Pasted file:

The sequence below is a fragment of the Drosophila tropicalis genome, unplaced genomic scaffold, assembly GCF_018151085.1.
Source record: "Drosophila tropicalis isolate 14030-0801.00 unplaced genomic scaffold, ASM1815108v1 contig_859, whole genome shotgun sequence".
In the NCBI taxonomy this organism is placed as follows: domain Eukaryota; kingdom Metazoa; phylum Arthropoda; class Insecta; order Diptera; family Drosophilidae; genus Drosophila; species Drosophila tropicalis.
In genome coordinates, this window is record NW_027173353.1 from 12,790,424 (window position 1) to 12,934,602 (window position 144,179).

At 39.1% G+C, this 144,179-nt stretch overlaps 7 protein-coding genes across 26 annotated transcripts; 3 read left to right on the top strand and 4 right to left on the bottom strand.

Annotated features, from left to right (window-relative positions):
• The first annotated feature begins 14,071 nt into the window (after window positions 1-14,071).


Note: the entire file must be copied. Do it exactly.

The sequence below is a fragment of the Drosophila tropicalis genome, unplaced genomic scaffold, assembly GCF_018151085.1.
Source record: "Drosophila tropicalis isolate 14030-0801.00 unplaced genomic scaffold, ASM1815108v1 contig_859, whole genome shotgun sequence".
In the NCBI taxonomy this organism is placed as follows: domain Eukaryota; kingdom Metazoa; phylum Arthropoda; class Insecta; order Diptera; family Drosophilidae; genus Drosophila; species Drosophila tropicalis.
In genome coordinates, this window is record NW_027173353.1 from 12,790,424 (window position 1) to 12,934,602 (window position 144,179).

At 39.1% G+C, this 144,179-nt stretch overlaps 7 protein-coding genes across 26 annotated transcripts; 3 read left to right on the top strand and 4 right to left on the bottom strand.

Annotated features, from left to right (window-relative positions):
• The first annotated feature begins 14,071 nt into the window (after window positions 1-14,071).